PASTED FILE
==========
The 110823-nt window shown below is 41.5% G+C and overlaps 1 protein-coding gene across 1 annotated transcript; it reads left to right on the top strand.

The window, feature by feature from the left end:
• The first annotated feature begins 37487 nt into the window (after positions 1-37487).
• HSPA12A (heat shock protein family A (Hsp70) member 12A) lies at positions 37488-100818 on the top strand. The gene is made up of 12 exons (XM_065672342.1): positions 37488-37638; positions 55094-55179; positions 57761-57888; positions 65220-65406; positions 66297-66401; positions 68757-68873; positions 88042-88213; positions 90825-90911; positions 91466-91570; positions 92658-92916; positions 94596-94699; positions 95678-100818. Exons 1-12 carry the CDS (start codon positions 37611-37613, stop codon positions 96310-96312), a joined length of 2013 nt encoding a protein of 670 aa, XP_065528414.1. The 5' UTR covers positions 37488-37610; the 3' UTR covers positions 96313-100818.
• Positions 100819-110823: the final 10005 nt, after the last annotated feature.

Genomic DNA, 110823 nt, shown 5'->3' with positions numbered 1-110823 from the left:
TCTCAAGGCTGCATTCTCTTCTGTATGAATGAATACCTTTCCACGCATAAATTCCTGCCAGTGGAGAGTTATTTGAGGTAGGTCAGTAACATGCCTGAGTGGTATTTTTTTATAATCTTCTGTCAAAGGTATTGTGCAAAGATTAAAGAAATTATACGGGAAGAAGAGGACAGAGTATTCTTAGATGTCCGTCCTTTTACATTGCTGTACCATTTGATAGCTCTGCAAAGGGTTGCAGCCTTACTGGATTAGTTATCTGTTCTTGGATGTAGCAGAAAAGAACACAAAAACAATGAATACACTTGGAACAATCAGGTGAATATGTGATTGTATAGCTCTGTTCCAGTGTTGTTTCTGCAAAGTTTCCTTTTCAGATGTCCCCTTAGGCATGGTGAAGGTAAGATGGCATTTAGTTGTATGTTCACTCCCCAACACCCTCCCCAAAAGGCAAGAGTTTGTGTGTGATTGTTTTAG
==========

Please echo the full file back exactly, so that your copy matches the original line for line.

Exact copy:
The 110823-nt window shown below is 41.5% G+C and overlaps 1 protein-coding gene across 1 annotated transcript; it reads left to right on the top strand.

The window, feature by feature from the left end:
• The first annotated feature begins 37487 nt into the window (after positions 1-37487).
• HSPA12A (heat shock protein family A (Hsp70) member 12A) lies at positions 37488-100818 on the top strand. The gene is made up of 12 exons (XM_065672342.1): positions 37488-37638; positions 55094-55179; positions 57761-57888; positions 65220-65406; positions 66297-66401; positions 68757-68873; positions 88042-88213; positions 90825-90911; positions 91466-91570; positions 92658-92916; positions 94596-94699; positions 95678-100818. Exons 1-12 carry the CDS (start codon positions 37611-37613, stop codon positions 96310-96312), a joined length of 2013 nt encoding a protein of 670 aa, XP_065528414.1. The 5' UTR covers positions 37488-37610; the 3' UTR covers positions 96313-100818.
• Positions 100819-110823: the final 10005 nt, after the last annotated feature.

Genomic DNA, 110823 nt, shown 5'->3' with positions numbered 1-110823 from the left:
TCTCAAGGCTGCATTCTCTTCTGTATGAATGAATACCTTTCCACGCATAAATTCCTGCCAGTGGAGAGTTATTTGAGGTAGGTCAGTAACATGCCTGAGTGGTATTTTTTTATAATCTTCTGTCAAAGGTATTGTGCAAAGATTAAAGAAATTATACGGGAAGAAGAGGACAGAGTATTCTTAGATGTCCGTCCTTTTACATTGCTGTACCATTTGATAGCTCTGCAAAGGGTTGCAGCCTTACTGGATTAGTTATCTGTTCTTGGATGTAGCAGAAAAGAACACAAAAACAATGAATACACTTGGAACAATCAGGTGAATATGTGATTGTATAGCTCTGTTCCAGTGTTGTTTCTGCAAAGTTTCCTTTTCAGATGTCCCCTTAGGCATGGTGAAGGTAAGATGGCATTTAGTTGTATGTTCACTCCCCAACACCCTCCCCAAAAGGCAAGAGTTTGTGTGTGATTGTTTTAG